The Masculinity Crisis

I’ve written about “lookism”* — discrimination against the less attractive. Graduating law school in 1970, I wasn’t ugly, but short, which didn’t help my career. On the other hand I was white, and, especially — male. My class had a then-unprecedented 12% women, who had a hard time getting jobs. One female classmate sued.

How things have changed. Today, men are widely deemed a disadvantaged group. Senator Josh Hawley wrote a book bemoaning loss of masculinity. (Though after raising his fist for the January 6 rioters, he was caught on film mincing away in fear of them.) David Brooks has also discussed “the crisis of American masculinity,” citing various recent sociological studies.

Males struggle in school, with females racing ahead academically, and thus into the professions. Brooks notes that in 2020 not one of the top 16 law schools had a male law review head. Though we still hear much about the supposed male-female pay gap, in fact, when properly comparing like with like, women now earn virtually the same; and aggregate female earnings have been rising while males’ are falling.

Women have always lived longer on average, but that disparity has grown. Men are more prone to the “deaths of despair” related to opioids, alcohol, etc., and have disproportionately fallen to Covid.

Which might suggest women are smarter, and better at taking care of themselves. Likewise, Brooks notes, they’re better at overcoming the challenges of disadvantaged origins; males are more apt to be trapped by circumstances. It’s telling that “single parent” families are almost always single mother families. Women find today’s men often aren’t good husband material. And Brooks quotes scholar Richard Reeves, reporting what men themselves say: “women are just more motivated, work harder, plan ahead better.”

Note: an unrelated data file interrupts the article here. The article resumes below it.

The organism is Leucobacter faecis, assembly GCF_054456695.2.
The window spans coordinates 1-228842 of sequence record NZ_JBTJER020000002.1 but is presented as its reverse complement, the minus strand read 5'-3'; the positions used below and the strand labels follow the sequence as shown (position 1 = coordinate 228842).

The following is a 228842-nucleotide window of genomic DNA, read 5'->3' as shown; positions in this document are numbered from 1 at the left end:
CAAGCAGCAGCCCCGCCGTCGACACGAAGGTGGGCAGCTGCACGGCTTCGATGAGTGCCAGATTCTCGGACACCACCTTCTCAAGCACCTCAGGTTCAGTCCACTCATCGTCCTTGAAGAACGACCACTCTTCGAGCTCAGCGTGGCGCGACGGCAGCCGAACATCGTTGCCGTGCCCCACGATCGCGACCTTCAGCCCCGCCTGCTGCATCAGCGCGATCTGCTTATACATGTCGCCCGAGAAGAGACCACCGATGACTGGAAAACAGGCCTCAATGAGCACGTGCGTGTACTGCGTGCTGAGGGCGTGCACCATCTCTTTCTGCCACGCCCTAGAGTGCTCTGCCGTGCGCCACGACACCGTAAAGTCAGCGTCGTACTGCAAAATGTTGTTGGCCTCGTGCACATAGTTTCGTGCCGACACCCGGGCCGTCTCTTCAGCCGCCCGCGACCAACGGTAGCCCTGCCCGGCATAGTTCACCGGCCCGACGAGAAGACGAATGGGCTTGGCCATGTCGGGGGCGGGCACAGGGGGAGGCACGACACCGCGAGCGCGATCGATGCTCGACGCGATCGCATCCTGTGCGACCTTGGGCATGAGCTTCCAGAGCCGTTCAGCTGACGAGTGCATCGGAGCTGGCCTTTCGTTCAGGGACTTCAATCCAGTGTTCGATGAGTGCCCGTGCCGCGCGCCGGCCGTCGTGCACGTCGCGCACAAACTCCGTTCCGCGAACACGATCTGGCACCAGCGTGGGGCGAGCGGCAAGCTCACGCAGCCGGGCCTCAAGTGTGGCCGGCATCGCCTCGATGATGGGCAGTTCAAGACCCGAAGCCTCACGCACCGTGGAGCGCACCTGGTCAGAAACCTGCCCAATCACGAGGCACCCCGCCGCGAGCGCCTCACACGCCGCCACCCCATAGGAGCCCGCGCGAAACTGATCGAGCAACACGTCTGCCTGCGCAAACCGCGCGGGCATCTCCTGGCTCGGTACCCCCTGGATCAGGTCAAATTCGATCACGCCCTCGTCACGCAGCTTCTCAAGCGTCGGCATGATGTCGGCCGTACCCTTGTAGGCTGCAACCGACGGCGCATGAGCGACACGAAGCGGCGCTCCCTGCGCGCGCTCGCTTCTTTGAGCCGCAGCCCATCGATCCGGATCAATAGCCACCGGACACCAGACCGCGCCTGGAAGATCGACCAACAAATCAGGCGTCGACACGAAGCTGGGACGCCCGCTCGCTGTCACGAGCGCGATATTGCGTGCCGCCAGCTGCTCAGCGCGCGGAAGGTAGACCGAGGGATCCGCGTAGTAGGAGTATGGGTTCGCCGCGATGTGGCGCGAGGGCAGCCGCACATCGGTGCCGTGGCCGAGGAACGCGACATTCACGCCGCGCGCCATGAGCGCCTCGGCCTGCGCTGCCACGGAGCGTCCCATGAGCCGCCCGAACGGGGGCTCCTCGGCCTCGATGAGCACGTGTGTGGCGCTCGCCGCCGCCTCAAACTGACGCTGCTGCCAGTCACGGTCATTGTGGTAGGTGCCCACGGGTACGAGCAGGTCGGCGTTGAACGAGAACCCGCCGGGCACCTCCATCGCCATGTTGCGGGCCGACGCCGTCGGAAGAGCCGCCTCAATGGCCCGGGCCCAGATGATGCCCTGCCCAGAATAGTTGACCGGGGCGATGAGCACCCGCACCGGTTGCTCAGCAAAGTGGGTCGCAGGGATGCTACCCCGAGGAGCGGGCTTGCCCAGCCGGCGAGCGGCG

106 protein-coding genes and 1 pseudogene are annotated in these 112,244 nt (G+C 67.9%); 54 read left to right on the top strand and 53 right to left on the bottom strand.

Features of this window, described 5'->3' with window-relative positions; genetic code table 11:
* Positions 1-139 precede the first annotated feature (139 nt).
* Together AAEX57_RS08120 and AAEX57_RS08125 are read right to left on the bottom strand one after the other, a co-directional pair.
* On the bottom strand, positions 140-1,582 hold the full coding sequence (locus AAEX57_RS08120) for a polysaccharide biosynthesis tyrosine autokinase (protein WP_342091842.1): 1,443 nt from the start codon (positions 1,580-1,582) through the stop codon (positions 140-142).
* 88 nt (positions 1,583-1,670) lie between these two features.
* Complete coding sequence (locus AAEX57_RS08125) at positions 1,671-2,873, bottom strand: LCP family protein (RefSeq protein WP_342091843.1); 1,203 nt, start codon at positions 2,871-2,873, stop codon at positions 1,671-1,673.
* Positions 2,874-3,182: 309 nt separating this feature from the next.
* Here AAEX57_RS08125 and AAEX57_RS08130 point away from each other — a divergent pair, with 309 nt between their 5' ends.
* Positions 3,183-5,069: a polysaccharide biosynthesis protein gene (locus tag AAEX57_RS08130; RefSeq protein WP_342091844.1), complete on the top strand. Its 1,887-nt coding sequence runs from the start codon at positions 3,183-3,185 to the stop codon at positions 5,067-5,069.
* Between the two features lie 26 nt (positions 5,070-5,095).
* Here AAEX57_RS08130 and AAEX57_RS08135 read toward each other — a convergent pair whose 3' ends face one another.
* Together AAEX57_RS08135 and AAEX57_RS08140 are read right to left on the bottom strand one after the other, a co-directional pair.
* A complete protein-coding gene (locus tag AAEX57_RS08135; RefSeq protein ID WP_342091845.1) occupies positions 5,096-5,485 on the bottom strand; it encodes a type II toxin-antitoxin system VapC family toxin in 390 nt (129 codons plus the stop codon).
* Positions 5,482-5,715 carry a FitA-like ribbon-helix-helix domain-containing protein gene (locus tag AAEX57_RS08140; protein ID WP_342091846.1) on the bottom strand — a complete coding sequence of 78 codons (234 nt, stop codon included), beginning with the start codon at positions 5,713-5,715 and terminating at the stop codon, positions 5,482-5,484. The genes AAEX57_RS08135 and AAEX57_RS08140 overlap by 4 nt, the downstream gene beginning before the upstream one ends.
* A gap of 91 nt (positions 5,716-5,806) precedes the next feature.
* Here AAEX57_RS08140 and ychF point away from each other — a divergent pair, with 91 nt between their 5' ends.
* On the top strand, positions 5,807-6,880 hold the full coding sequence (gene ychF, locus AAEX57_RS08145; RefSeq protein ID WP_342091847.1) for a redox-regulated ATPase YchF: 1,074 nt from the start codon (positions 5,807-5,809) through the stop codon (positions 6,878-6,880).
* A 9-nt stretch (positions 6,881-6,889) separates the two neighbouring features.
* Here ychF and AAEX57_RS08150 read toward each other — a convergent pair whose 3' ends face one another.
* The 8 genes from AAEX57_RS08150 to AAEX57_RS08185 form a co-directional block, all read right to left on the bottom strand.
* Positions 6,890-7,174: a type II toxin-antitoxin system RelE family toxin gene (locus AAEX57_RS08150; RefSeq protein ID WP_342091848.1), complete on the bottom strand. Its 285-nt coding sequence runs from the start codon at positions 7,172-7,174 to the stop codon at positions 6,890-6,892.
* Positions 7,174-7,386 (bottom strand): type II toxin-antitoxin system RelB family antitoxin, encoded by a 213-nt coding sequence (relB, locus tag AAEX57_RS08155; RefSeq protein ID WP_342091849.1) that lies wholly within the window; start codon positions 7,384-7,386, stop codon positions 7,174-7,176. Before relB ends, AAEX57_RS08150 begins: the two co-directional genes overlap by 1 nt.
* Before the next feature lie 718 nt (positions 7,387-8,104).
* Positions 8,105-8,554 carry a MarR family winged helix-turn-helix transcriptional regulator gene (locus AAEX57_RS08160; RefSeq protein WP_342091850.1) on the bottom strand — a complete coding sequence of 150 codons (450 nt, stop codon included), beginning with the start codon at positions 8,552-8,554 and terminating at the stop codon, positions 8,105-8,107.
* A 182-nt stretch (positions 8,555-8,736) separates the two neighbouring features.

Something in modern culture, Brooks says, is producing an “aspiration gap.” He thinks men are acculturated to an “obsolete ideal” of the male role, which they often cannot fulfill. “Masculinity,” he concludes, “has gone haywire . . . pseudo-masculine cartoons like Donald Trump and Josh Hawley [don’t] help.”

Writer Jennifer Rubin sees the MAGA Republican masculinity obsession as really “juvenile boorishness,” with nastiness and cruelty (e.g., toward refugees, immigrants, minorities) replacing traditional masculine virtues like “courage, strength and self-discipline.” And while MAGAs venerate Trump’s strongman act, he’s emasculated everyone in his orbit, making them his cowering poodles. “They’ve sacrificed their manliness at the altar of Trump idolatry.” The manliest Republican today is Liz Cheney.

I don’t see myself as part of some male tribe. Rather, the human tribe, with my maleness only a detail. Nor is “masculinity” an issue in my sense of personal identity. I’m totally hetero, very comfortable with who I am; I’ve always preferred hanging out with females. To the extent other men feel differently, that seems part of the problem. I think my not being hung up on trying to fulfill some stereotype masculine role frees me to better flourish as a human being.

The ancient macho masculine role worked well for men for a very long time. Its characteristics put them on top, subordinating women: sheer physical strength, combined with a mentality of aggression and competitiveness. But that works less well in today’s very different world. What does work better now is what females have got — the “soft power” of communication and social cooperation skills. The world of the past was a man’s world; today’s is one made for women.** If men want to thrive in it, conventional ideas of masculinity are not the ticket. They should be more like women.

We haven’t yet reached the point of men being overthrown. But a world run by women would be a better one.


** Russia is an atavistic outlier.


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